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Morbidity and radiographic outcomes of severe scoliosis of 90° or more: a comparison of hybrid with total pedicle screw instrumentation.

Helenius I, Mattila M, Jalanko T - J Child Orthop (2014)

Bottom Line: The follow-up time averaged 2.9 (2.0-6.6) years for radiographic and quality of life measurements and 5.5 years (2.0-9.0) years for mortality data.Of these patients, one had adolescent idiopathic scoliosis, three secondary scoliosis, and 28 neuromuscular scoliosis.One (3.1 %) patient died during follow-up for severe pneumonia.

View Article: PubMed Central - PubMed

Affiliation: Department of Paediatric Orthopaedic Surgery, Turku University Central Hospital, Kiinamyllynkatu 4-8, 21520, Turku, Finland, ilkka.helenius@helsinki.fi.

ABSTRACT

Objectives: Untreated severe scoliosis is associated with increased mortality and remains a significant surgical challenge. Few studies have reported mortality after the surgical treatment of severe scoliosis beyond a 2-year follow-up. The objectives of this study were to evaluate mortality beyond standard 2-year follow-up and compare radiographic outcomes using hybrid or pedicle screw instrumentation for severe scoliosis.

Methods: We evaluated 32 consecutive patients [11 males, mean age at surgery 15.3 (range 10.7-20.7) years] operated for a scoliosis of 90° or more using either hybrid (n = 15) or pedicle screw (n = 17) instrumentation. The follow-up time averaged 2.9 (2.0-6.6) years for radiographic and quality of life measurements and 5.5 years (2.0-9.0) years for mortality data. Of these patients, one had adolescent idiopathic scoliosis, three secondary scoliosis, and 28 neuromuscular scoliosis. Twelve patients in the hybrid and two patients in the pedicle screw groups underwent anteroposterior surgery (p < 0.001), and three patients in both groups had an apical vertebral column resection.

Results: One (3.1 %) patient died during follow-up for severe pneumonia. Preoperatively, the mean magnitude of the major curve was 109° (90°-127°) in the hybrid and 100° (90°-116°) in the pedicle screw groups (p = 0.015), and was corrected to 45° (19°-69°) in the hybrid and 27° (18°-40°) in the pedicle screw groups at the 2-year follow-up (p < 0.001), with a mean correction of the major curve of 59 % (37-81 %) in the hybrid versus 73 % (60-81 %) in the pedicle screw groups, respectively (p = 0.0023). There were six postoperative complications, including one transient spinal cord deficit necessitating reoperation in the hybrid group as compared with five complications in the pedicle screw group (p = 0.53).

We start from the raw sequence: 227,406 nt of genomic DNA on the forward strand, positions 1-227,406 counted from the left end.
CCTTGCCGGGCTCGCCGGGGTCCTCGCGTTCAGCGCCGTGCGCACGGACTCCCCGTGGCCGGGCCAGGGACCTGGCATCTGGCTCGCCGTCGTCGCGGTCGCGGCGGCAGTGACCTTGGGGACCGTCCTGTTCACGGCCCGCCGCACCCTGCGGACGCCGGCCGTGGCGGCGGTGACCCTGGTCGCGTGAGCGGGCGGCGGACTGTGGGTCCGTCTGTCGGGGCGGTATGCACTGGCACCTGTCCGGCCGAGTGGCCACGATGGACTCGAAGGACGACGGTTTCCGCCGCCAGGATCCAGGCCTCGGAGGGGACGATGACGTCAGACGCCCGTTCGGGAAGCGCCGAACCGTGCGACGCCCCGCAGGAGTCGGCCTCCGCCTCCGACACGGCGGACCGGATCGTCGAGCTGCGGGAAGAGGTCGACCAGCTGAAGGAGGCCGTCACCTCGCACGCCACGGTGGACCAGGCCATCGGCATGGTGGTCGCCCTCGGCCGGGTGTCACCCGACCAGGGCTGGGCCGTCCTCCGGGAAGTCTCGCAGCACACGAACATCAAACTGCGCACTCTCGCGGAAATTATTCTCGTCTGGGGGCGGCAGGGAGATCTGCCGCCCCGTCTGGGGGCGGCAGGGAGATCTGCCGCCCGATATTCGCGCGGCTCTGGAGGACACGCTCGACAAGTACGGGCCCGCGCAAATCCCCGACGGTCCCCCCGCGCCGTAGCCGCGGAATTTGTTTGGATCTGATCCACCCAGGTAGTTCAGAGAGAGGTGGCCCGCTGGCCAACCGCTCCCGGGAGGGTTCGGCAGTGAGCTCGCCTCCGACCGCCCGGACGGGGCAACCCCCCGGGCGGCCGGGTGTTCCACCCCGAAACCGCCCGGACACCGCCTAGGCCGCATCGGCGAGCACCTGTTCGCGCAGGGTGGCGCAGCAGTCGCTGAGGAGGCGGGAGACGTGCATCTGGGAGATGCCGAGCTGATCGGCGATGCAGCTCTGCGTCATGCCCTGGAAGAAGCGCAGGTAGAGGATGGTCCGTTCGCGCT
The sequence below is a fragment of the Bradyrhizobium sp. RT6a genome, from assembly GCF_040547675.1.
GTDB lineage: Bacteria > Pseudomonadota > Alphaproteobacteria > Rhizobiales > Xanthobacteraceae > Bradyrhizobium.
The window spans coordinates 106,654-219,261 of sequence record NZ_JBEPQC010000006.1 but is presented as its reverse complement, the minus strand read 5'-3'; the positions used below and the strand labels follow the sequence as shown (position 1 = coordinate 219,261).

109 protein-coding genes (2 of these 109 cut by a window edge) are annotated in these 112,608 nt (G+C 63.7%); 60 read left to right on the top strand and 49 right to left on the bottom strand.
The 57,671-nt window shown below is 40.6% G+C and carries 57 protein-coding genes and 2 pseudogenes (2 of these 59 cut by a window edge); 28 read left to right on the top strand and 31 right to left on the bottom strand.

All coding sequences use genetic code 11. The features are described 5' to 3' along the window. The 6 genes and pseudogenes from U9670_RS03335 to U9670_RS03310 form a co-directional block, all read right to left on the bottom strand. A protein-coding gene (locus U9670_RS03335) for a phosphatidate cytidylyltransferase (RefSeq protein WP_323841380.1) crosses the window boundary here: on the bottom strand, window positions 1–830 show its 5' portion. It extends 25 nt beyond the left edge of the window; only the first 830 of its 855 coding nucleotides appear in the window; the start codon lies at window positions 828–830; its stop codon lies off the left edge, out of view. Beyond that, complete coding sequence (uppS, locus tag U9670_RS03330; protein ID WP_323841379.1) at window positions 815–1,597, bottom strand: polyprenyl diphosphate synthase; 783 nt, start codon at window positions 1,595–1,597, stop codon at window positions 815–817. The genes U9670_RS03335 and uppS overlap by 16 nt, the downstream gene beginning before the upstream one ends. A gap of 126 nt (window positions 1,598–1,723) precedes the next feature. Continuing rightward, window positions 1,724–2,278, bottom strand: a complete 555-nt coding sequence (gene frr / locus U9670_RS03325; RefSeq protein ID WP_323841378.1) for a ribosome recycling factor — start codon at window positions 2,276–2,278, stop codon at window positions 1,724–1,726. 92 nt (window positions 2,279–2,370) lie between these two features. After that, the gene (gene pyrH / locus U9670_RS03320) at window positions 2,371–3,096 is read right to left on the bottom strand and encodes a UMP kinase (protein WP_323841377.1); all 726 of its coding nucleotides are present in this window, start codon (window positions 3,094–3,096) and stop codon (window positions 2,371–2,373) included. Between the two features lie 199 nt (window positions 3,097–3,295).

Conclusions: The mid-term mortality rate after the surgical treatment of severe scoliosis was low. Severe scoliosis can be treated safely with significantly better correction of the spinal deformity using pedicle screws than hybrid instrumentation.

No MeSH data available.


Related in: MedlinePlus

14-year-old boy with cerebral palsy (CP; spastic tetraparesis) and severe neuromuscular scoliosis. Anteroposterior spinal deformity correction with hybrid instrumentation provided excellent and stable correction at the 2-year follow-up
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Fig1: 14-year-old boy with cerebral palsy (CP; spastic tetraparesis) and severe neuromuscular scoliosis. Anteroposterior spinal deformity correction with hybrid instrumentation provided excellent and stable correction at the 2-year follow-up

Mentions: The mean preoperative Cobb angle of the major curve was 109° (range 90°–127°) in the hybrid group and 100° (90–116°) in the pedicle screw group (p = 0.015) (Table 1). The preoperative flexibility of the major curves in traction radiographs was similar in the study groups (29 ± 12 % in the hybrid vs. 33 ± 14 % in the pedicle screw group). The magnitude and correction of the major curve was significantly better in the pedicle screw group as compared with the hybrid group at the immediate postoperative (p = 0.0010 and p = 0.0044), 6 months (p < 0.001 and p = 0.0017), and 2-year postoperative radiographs (p < 0.001 and p = 0.0023) (Table 2). The average major curve corrections at 2 years were 59 % (range 37–81 %) for the hybrid and 73 % (range 60–81 %) for the pedicle screw groups, respectively (p = 0.0023) (Fig. 1).Table 2